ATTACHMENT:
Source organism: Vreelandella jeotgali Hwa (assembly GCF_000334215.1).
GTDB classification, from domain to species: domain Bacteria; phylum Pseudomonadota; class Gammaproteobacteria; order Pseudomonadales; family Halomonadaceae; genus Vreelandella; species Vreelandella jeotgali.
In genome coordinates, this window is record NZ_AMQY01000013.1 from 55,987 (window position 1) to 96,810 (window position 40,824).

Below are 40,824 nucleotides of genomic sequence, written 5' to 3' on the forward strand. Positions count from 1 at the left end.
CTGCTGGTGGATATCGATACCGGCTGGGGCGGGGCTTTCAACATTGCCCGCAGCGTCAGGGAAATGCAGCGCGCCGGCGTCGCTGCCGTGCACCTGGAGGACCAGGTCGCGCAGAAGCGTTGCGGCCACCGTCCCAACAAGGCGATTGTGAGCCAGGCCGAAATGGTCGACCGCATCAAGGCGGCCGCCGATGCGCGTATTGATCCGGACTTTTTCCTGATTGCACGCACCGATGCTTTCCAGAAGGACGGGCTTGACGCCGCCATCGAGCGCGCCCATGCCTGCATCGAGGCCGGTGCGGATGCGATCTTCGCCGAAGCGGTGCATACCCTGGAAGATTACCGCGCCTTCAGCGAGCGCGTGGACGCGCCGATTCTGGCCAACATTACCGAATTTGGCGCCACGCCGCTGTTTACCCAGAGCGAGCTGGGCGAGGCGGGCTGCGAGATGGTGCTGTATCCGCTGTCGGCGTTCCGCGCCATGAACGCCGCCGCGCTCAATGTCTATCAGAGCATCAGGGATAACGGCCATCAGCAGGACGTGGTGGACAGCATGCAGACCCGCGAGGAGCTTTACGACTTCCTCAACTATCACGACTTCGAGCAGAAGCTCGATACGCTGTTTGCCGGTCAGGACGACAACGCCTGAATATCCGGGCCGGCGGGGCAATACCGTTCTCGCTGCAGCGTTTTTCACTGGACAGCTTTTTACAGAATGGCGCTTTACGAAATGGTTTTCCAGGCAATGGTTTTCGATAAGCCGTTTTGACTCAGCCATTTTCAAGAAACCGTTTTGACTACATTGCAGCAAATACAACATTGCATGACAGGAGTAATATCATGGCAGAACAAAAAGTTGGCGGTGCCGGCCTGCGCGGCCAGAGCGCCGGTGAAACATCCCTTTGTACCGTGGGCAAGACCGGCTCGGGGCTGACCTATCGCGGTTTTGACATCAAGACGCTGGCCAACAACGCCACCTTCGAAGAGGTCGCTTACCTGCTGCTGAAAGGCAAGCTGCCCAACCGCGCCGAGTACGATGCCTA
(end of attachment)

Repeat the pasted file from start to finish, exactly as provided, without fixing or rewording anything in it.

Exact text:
Source organism: Vreelandella jeotgali Hwa (assembly GCF_000334215.1).
GTDB classification, from domain to species: domain Bacteria; phylum Pseudomonadota; class Gammaproteobacteria; order Pseudomonadales; family Halomonadaceae; genus Vreelandella; species Vreelandella jeotgali.
In genome coordinates, this window is record NZ_AMQY01000013.1 from 55,987 (window position 1) to 96,810 (window position 40,824).

Below are 40,824 nucleotides of genomic sequence, written 5' to 3' on the forward strand. Positions count from 1 at the left end.
CTGCTGGTGGATATCGATACCGGCTGGGGCGGGGCTTTCAACATTGCCCGCAGCGTCAGGGAAATGCAGCGCGCCGGCGTCGCTGCCGTGCACCTGGAGGACCAGGTCGCGCAGAAGCGTTGCGGCCACCGTCCCAACAAGGCGATTGTGAGCCAGGCCGAAATGGTCGACCGCATCAAGGCGGCCGCCGATGCGCGTATTGATCCGGACTTTTTCCTGATTGCACGCACCGATGCTTTCCAGAAGGACGGGCTTGACGCCGCCATCGAGCGCGCCCATGCCTGCATCGAGGCCGGTGCGGATGCGATCTTCGCCGAAGCGGTGCATACCCTGGAAGATTACCGCGCCTTCAGCGAGCGCGTGGACGCGCCGATTCTGGCCAACATTACCGAATTTGGCGCCACGCCGCTGTTTACCCAGAGCGAGCTGGGCGAGGCGGGCTGCGAGATGGTGCTGTATCCGCTGTCGGCGTTCCGCGCCATGAACGCCGCCGCGCTCAATGTCTATCAGAGCATCAGGGATAACGGCCATCAGCAGGACGTGGTGGACAGCATGCAGACCCGCGAGGAGCTTTACGACTTCCTCAACTATCACGACTTCGAGCAGAAGCTCGATACGCTGTTTGCCGGTCAGGACGACAACGCCTGAATATCCGGGCCGGCGGGGCAATACCGTTCTCGCTGCAGCGTTTTTCACTGGACAGCTTTTTACAGAATGGCGCTTTACGAAATGGTTTTCCAGGCAATGGTTTTCGATAAGCCGTTTTGACTCAGCCATTTTCAAGAAACCGTTTTGACTACATTGCAGCAAATACAACATTGCATGACAGGAGTAATATCATGGCAGAACAAAAAGTTGGCGGTGCCGGCCTGCGCGGCCAGAGCGCCGGTGAAACATCCCTTTGTACCGTGGGCAAGACCGGCTCGGGGCTGACCTATCGCGGTTTTGACATCAAGACGCTGGCCAACAACGCCACCTTCGAAGAGGTCGCTTACCTGCTGCTGAAAGGCAAGCTGCCCAACCGCGCCGAGTACGATGCCTA